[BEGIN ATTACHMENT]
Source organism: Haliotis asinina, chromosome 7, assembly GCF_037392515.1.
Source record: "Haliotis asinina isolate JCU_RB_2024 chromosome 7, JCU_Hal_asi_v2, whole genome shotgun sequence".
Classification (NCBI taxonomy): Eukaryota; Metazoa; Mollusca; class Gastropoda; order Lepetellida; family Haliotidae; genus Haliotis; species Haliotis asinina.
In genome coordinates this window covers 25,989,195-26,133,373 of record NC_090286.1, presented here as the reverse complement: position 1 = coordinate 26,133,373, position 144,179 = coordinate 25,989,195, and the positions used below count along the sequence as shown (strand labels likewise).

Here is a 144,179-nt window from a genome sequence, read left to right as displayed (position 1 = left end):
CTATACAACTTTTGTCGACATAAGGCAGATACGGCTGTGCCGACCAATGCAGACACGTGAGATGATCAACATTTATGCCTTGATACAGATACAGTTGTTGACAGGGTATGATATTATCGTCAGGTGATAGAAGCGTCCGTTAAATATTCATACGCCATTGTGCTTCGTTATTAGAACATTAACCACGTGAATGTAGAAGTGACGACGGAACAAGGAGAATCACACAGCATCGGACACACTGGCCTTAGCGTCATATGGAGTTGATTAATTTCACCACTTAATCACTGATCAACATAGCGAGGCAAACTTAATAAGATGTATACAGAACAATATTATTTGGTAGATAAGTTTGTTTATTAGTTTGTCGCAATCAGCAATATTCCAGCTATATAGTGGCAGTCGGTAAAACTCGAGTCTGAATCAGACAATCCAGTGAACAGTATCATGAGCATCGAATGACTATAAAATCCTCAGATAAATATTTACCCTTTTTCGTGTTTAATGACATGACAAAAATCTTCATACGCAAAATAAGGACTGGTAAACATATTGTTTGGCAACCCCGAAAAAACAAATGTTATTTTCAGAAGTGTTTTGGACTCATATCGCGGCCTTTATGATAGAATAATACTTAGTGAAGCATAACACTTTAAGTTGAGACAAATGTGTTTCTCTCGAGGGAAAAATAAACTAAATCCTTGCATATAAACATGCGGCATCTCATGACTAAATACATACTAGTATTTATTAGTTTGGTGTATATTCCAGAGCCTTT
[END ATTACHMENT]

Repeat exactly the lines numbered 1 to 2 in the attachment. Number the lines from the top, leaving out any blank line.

Source organism: Haliotis asinina, chromosome 7, assembly GCF_037392515.1.
Source record: "Haliotis asinina isolate JCU_RB_2024 chromosome 7, JCU_Hal_asi_v2, whole genome shotgun sequence".